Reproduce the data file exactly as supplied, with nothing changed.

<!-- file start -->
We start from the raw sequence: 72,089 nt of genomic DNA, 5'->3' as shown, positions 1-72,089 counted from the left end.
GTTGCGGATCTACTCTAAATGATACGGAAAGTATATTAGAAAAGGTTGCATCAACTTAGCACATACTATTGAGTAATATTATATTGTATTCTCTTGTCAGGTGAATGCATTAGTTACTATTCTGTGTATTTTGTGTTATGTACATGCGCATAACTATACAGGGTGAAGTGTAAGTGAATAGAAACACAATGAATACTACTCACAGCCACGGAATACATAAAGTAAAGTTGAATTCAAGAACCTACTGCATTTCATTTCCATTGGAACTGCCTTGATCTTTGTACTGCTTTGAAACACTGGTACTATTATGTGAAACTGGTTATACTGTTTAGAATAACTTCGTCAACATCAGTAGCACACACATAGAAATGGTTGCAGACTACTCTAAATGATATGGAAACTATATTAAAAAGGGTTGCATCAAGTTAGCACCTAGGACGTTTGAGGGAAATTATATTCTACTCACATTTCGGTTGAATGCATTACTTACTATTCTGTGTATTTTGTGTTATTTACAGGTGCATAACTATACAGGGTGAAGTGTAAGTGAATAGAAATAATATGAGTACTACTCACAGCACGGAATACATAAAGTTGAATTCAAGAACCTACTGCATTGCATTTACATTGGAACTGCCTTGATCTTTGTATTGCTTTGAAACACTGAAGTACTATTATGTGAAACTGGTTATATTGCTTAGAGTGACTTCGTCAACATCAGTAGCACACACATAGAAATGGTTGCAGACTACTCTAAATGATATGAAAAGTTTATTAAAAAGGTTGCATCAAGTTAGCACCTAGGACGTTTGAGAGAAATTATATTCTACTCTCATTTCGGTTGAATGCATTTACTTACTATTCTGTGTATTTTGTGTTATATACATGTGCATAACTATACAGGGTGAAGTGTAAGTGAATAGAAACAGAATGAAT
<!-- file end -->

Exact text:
We start from the raw sequence: 72,089 nt of genomic DNA, 5'->3' as shown, positions 1-72,089 counted from the left end.
GTTGCGGATCTACTCTAAATGATACGGAAAGTATATTAGAAAAGGTTGCATCAACTTAGCACATACTATTGAGTAATATTATATTGTATTCTCTTGTCAGGTGAATGCATTAGTTACTATTCTGTGTATTTTGTGTTATGTACATGCGCATAACTATACAGGGTGAAGTGTAAGTGAATAGAAACACAATGAATACTACTCACAGCCACGGAATACATAAAGTAAAGTTGAATTCAAGAACCTACTGCATTTCATTTCCATTGGAACTGCCTTGATCTTTGTACTGCTTTGAAACACTGGTACTATTATGTGAAACTGGTTATACTGTTTAGAATAACTTCGTCAACATCAGTAGCACACACATAGAAATGGTTGCAGACTACTCTAAATGATATGGAAACTATATTAAAAAGGGTTGCATCAAGTTAGCACCTAGGACGTTTGAGGGAAATTATATTCTACTCACATTTCGGTTGAATGCATTACTTACTATTCTGTGTATTTTGTGTTATTTACAGGTGCATAACTATACAGGGTGAAGTGTAAGTGAATAGAAATAATATGAGTACTACTCACAGCACGGAATACATAAAGTTGAATTCAAGAACCTACTGCATTGCATTTACATTGGAACTGCCTTGATCTTTGTATTGCTTTGAAACACTGAAGTACTATTATGTGAAACTGGTTATATTGCTTAGAGTGACTTCGTCAACATCAGTAGCACACACATAGAAATGGTTGCAGACTACTCTAAATGATATGAAAAGTTTATTAAAAAGGTTGCATCAAGTTAGCACCTAGGACGTTTGAGAGAAATTATATTCTACTCTCATTTCGGTTGAATGCATTTACTTACTATTCTGTGTATTTTGTGTTATATACATGTGCATAACTATACAGGGTGAAGTGTAAGTGAATAGAAACAGAATGAAT